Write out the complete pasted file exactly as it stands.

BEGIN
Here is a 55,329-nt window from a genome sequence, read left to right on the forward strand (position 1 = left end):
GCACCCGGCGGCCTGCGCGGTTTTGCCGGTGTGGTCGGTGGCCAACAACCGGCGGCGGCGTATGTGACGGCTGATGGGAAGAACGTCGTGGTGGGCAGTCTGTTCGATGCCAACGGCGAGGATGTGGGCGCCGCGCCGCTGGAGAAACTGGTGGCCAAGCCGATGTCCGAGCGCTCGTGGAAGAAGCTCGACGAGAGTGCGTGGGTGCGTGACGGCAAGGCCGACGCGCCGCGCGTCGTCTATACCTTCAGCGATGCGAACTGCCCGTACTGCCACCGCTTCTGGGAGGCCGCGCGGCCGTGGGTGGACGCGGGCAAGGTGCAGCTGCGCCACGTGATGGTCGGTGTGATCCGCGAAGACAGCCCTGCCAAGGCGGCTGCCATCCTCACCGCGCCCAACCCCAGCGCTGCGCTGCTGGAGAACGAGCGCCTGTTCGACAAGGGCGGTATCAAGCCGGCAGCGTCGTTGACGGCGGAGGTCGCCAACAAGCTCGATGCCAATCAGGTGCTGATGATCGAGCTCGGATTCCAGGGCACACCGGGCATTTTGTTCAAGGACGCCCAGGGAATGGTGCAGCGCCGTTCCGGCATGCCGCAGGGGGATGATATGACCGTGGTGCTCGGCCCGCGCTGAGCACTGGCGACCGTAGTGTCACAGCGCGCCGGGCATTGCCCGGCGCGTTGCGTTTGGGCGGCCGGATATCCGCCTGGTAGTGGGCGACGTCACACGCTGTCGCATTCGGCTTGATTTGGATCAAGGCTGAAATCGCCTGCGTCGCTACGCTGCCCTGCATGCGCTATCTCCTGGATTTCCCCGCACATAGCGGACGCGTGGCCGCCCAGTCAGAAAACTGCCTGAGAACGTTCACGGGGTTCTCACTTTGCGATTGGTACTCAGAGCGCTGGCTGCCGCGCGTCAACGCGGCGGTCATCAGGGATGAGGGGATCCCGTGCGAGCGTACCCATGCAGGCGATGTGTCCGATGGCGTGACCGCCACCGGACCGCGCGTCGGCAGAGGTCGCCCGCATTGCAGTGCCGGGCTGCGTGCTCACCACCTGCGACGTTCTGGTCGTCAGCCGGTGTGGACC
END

Here is a 55,329-nt window from a genome sequence, read left to right on the forward strand (position 1 = left end):
GCACCCGGCGGCCTGCGCGGTTTTGCCGGTGTGGTCGGTGGCCAACAACCGGCGGCGGCGTATGTGACGGCTGATGGGAAGAACGTCGTGGTGGGCAGTCTGTTCGATGCCAACGGCGAGGATGTGGGCGCCGCGCCGCTGGAGAAACTGGTGGCCAAGCCGATGTCCGAGCGCTCGTGGAAGAAGCTCGACGAGAGTGCGTGGGTGCGTGACGGCAAGGCCGACGCGCCGCGCGTCGTCTATACCTTCAGCGATGCGAACTGCCCGTACTGCCACCGCTTCTGGGAGGCCGCGCGGCCGTGGGTGGACGCGGGCAAGGTGCAGCTGCGCCACGTGATGGTCGGTGTGATCCGCGAAGACAGCCCTGCCAAGGCGGCTGCCATCCTCACCGCGCCCAACCCCAGCGCTGCGCTGCTGGAGAACGAGCGCCTGTTCGACAAGGGCGGTATCAAGCCGGCAGCGTCGTTGACGGCGGAGGTCGCCAACAAGCTCGATGCCAATCAGGTGCTGATGATCGAGCTCGGATTCCAGGGCACACCGGGCATTTTGTTCAAGGACGCCCAGGGAATGGTGCAGCGCCGTTCCGGCATGCCGCAGGGGGATGATATGACCGTGGTGCTCGGCCCGCGCTGAGCACTGGCGACCGTAGTGTCACAGCGCGCCGGGCATTGCCCGGCGCGTTGCGTTTGGGCGGCCGGATATCCGCCTGGTAGTGGGCGACGTCACACGCTGTCGCATTCGGCTTGATTTGGATCAAGGCTGAAATCGCCTGCGTCGCTACGCTGCCCTGCATGCGCTATCTCCTGGATTTCCCCGCACATAGCGGACGCGTGGCCGCCCAGTCAGAAAACTGCCTGAGAACGTTCACGGGGTTCTCACTTTGCGATTGGTACTCAGAGCGCTGGCTGCCGCGCGTCAACGCGGCGGTCATCAGGGATGAGGGGATCCCGTGCGAGCGTACCCATGCAGGCGATGTGTCCGATGGCGTGACCGCCACCGGACCGCGCGTCGGCAGAGGTCGCCCGCATTGCAGTGCCGGGCTGCGTGCTCACCACCTGCGACGTTCTGGTCGTCAGCCGGTGTGGACC